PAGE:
Beer market of Russia 2016: PET goes to draftThe beer market of Russia was warmed up by the hot summer, but the preparation for large volume PET prohibition has already impacted it negatively. The year was successful for Efes, MBC and regional producers; Carlsberg’s positions were virtually stable but AB InBev and Heineken lost a part of market share having focused on the sales profitability. The dynamics of big brands was determined by how much the companies were willing to keep the prices down or by their promotional activity. In this context the economy segment of the beer market and sales of inexpensive draft beer were increasing. The premium segment started shrinking due to license brands migrating to the mainstream segment.
Beer market of Vietnam: “Young tiger”Vietnam is one of the few big beer markets that continue to grow steadily. The beer popularity results from its low price, street consumption culture, and social motives. The outlooks of beer market as well as the Vietnamese economy inspire optimism, though the country is heavily dependent on export of goods. The state regulation can be called liberal, but the key risk for brewers is harbored in intensive rising of excise. Within TOP-4 there are two leaders, Sabeco and Heineken that grow at the fastest rates. The first company effectively employs its capacities, the second one focuses on marketing technologies. Almost 80% of the market belongs to century-old brands, yet the middle class and the youth are shifting their interest toward international premium that is growing taking share from the mainstream.
Analysis of beer market in China (on Russian)
Beer market of Ukraine: big three losing weightIn 2016, fast increase of excises and resulting price spike stood in the way of the beer market stabilization. Most of competition (as well as mass sorts) moved to the economy segment of the market. The biggest losses were incurred by the leading three, especially Obolon, which again experienced pressure after reallocation of Efes market share. However, one should already speak of TOP-4. Group Oasis CIS (PPB) became a strong player and competitor to transnational companies. Besides the net sales of many regional medium breweries look rather good and 16-fold cost reduction wholesale trade license for craft brewers opens up a possibility of rapid growth in 2017.
Why do craft breweries sell up?
While the sale of the brewery comes as a surprise, it's not surprising that the owners should want to sell. It's a pattern we've seen before here in Canada with our own regional microbreweries. There's a set of criteria under which it makes sense to sell the brewery, and these same factors seem to crop up repeatedly.
One reason why people become dedicated to craft breweries is the face that's associated with the beer. You might never meet the CEO of Anheuser-Busch, but sometimes you'll see the owner of a craft brewery making deliveries and have a chance to chat with him. So it's understandable that beer drinkers tend to feel betrayed when the owner eventually decides to sell their brand; it feels personal.
The tipping point for selling smaller breweries appears to be the amount of time invested, with the average coming in at around 20 years. Unibroue, for instance, sold to Sleeman after 14 years in business and is now owned by Sapporo. Creemore was independent for 18 years before being purchased by Molson in 2005. Granville Island Brewing in BC is an outlier, having made it 25 years before being acquired by Creemore (well, Molson, to be honest).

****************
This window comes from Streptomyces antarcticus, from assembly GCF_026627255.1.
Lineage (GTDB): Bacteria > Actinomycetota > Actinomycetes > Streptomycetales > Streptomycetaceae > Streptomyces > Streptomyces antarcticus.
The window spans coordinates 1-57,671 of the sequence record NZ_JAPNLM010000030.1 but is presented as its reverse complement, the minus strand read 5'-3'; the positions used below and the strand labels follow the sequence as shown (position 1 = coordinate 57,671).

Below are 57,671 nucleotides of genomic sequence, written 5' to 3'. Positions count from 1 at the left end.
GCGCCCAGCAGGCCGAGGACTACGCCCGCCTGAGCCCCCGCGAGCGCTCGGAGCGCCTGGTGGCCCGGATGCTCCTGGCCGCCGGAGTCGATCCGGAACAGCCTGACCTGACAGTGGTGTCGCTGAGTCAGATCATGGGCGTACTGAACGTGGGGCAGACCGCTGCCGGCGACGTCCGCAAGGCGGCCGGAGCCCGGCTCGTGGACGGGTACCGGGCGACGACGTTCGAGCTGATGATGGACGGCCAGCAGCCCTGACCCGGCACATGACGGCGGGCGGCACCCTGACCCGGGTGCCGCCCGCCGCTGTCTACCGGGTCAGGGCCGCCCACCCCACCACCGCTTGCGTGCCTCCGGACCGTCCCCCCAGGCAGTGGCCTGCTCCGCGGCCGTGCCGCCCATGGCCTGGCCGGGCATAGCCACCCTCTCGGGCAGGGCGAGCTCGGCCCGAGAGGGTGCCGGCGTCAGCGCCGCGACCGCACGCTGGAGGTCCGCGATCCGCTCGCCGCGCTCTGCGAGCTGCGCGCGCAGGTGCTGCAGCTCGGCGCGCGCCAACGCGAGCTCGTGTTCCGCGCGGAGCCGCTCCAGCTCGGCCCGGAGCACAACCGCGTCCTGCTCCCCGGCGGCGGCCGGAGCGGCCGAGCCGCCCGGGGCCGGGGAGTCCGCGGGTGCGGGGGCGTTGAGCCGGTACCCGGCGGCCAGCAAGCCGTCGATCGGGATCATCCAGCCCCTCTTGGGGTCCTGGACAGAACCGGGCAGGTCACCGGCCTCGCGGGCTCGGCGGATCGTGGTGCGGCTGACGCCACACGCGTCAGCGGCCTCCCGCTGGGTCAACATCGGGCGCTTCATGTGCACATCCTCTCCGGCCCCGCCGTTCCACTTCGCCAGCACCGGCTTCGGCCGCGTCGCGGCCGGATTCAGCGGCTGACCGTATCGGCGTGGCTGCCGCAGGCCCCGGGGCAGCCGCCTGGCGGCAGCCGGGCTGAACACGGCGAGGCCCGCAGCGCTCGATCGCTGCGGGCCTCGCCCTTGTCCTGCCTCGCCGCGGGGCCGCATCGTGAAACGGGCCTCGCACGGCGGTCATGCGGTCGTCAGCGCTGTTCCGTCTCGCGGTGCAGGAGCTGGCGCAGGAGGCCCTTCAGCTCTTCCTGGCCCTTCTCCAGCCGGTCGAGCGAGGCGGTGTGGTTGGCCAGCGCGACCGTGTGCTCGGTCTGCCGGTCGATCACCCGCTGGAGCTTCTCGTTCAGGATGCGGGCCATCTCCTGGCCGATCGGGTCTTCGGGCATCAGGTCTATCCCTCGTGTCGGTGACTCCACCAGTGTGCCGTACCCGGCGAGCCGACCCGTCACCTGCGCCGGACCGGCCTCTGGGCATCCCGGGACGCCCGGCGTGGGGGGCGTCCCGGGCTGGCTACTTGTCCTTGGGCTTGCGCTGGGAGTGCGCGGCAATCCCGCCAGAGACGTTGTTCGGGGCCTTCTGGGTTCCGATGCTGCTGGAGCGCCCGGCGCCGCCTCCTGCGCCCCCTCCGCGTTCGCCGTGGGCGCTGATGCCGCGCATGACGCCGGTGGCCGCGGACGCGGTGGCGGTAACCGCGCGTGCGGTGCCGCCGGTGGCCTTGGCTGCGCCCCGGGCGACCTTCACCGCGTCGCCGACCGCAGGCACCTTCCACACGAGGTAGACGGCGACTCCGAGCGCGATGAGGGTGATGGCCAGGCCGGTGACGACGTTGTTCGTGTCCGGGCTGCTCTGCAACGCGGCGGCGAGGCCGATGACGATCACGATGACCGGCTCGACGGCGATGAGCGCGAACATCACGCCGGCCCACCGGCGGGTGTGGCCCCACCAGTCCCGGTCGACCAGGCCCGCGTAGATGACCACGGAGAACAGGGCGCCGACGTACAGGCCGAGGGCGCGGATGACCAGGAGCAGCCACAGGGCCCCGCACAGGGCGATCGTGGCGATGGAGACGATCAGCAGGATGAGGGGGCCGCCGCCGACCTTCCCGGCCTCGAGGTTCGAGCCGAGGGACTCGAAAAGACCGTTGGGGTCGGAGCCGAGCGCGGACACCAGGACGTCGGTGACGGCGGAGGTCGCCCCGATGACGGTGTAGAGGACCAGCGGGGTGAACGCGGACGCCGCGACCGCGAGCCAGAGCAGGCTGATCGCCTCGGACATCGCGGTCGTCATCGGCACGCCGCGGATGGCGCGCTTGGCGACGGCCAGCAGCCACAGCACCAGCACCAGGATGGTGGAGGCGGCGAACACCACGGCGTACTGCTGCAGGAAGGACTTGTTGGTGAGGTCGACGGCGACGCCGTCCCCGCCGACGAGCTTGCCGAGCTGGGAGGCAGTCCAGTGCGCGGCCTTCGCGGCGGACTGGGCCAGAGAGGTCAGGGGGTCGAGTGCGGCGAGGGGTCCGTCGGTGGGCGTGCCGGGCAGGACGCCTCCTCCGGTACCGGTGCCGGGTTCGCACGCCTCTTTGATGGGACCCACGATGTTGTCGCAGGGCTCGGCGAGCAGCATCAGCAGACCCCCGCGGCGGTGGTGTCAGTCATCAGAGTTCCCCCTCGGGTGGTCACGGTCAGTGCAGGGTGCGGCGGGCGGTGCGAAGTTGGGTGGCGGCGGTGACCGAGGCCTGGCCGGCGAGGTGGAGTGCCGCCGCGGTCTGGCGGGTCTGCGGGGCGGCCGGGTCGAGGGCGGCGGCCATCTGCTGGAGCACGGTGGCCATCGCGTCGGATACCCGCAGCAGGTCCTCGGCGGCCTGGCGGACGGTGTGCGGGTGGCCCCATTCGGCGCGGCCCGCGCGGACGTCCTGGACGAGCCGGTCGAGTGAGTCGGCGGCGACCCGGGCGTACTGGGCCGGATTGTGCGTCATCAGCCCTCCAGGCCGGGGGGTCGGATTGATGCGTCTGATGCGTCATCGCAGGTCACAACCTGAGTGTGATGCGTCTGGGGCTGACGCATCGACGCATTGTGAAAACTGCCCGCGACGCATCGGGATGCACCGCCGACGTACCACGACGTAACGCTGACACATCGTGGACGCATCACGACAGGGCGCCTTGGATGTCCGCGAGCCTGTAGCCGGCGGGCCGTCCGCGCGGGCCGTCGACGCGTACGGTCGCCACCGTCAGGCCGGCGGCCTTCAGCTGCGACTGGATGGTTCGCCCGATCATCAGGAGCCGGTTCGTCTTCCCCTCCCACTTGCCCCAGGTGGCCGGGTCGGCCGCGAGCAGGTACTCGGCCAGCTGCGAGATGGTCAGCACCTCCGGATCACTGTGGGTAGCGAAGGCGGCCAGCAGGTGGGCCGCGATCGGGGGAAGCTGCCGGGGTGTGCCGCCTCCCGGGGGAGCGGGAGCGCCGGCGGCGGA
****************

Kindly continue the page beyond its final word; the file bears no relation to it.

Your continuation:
There's not really any point in accusing the people who owned the breweries of selling out. Brewing is hard work, and after about twenty years of it, I'm willing to bet just about anyone would be looking for a change of pace. I imagine an owner gets to a point where further expansion is almost impossible without a large influx of cash, and increases in production and distribution become logistical nightmares.
There are only so many places to sell a brewery. You're not going to get 40 million bucks for it on Craigslist. So while selling the brand to a larger brewery is probably the right decision, what that brewery will do with it is anybody's guess.
A positive example is touted by a company like Unibroue, where the products don't seem to have suffered any decrease in quality, and the distribution has increased to the point that you can find bottles of Maudite in Texas.
The purchase can, however, backfire in the short term. Creemore's main selling point, for instance, is that it's brewed in Creemore, Ontario. They'd be unable to move production without a significant hit in sales, and plans to increase the size of the brewery have resulted in a huge amount of resistance in the town of Creemore itself. While the quality of the beers hasn't seemed to decrease, the intention was clearly to increase production and distribution after the purchase by Molson, and that plan has been stymied by the physical situation of the brewery; a situation on which the brand depends.
It remains to be seen what will happen with Goose Island. If Anheuser-Busch is able to simply facilitate increased production and distribution without changing the formula that has made Goose Island rise to prominence, it might work out in their favour. The question is whether a company that is used to promoting monolithic brands like Budweiser will be able to wrap their heads around a brewery that produces a wide variety of somewhat esoteric offerings. I suspect that they will not be able to, as the change in marketing strategy required to promote over a dozen brands from the same brewery is so far outside their wheelhouse. But there are two options here:
Best Case Scenario: We get some Bourbon County Stout in Canada.
Worst Case Scenario: Super Bowl halftime show sponsored by 312 Urban Wheat.
4 Apr. 2011